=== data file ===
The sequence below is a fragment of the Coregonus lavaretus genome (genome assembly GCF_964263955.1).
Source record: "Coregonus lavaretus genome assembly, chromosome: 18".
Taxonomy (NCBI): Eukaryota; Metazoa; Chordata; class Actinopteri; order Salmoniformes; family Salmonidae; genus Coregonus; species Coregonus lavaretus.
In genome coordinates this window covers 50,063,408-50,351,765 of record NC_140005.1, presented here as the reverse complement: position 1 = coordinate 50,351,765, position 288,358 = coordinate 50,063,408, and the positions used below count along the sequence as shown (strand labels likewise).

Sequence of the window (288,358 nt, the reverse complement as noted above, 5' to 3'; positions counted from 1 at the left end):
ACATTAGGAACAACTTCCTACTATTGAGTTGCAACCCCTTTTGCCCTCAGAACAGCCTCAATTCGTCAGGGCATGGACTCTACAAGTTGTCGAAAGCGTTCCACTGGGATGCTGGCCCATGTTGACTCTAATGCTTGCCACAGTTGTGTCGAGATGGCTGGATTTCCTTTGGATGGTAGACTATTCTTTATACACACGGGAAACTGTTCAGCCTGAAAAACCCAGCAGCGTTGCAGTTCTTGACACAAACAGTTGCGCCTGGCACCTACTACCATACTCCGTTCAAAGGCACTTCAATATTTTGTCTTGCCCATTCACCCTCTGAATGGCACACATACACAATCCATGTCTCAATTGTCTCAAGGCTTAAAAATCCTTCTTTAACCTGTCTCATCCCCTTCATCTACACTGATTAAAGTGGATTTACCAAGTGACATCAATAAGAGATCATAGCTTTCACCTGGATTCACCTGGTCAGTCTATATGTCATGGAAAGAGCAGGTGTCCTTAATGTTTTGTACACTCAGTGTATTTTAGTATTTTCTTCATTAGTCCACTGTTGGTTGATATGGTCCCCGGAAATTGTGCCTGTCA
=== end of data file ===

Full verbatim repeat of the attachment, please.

The sequence below is a fragment of the Coregonus lavaretus genome (genome assembly GCF_964263955.1).
Source record: "Coregonus lavaretus genome assembly, chromosome: 18".
Taxonomy (NCBI): Eukaryota; Metazoa; Chordata; class Actinopteri; order Salmoniformes; family Salmonidae; genus Coregonus; species Coregonus lavaretus.
In genome coordinates this window covers 50,063,408-50,351,765 of record NC_140005.1, presented here as the reverse complement: position 1 = coordinate 50,351,765, position 288,358 = coordinate 50,063,408, and the positions used below count along the sequence as shown (strand labels likewise).

Sequence of the window (288,358 nt, the reverse complement as noted above, 5' to 3'; positions counted from 1 at the left end):
ACATTAGGAACAACTTCCTACTATTGAGTTGCAACCCCTTTTGCCCTCAGAACAGCCTCAATTCGTCAGGGCATGGACTCTACAAGTTGTCGAAAGCGTTCCACTGGGATGCTGGCCCATGTTGACTCTAATGCTTGCCACAGTTGTGTCGAGATGGCTGGATTTCCTTTGGATGGTAGACTATTCTTTATACACACGGGAAACTGTTCAGCCTGAAAAACCCAGCAGCGTTGCAGTTCTTGACACAAACAGTTGCGCCTGGCACCTACTACCATACTCCGTTCAAAGGCACTTCAATATTTTGTCTTGCCCATTCACCCTCTGAATGGCACACATACACAATCCATGTCTCAATTGTCTCAAGGCTTAAAAATCCTTCTTTAACCTGTCTCATCCCCTTCATCTACACTGATTAAAGTGGATTTACCAAGTGACATCAATAAGAGATCATAGCTTTCACCTGGATTCACCTGGTCAGTCTATATGTCATGGAAAGAGCAGGTGTCCTTAATGTTTTGTACACTCAGTGTATTTTAGTATTTTCTTCATTAGTCCACTGTTGGTTGATATGGTCCCCGGAAATTGTGCCTGTCA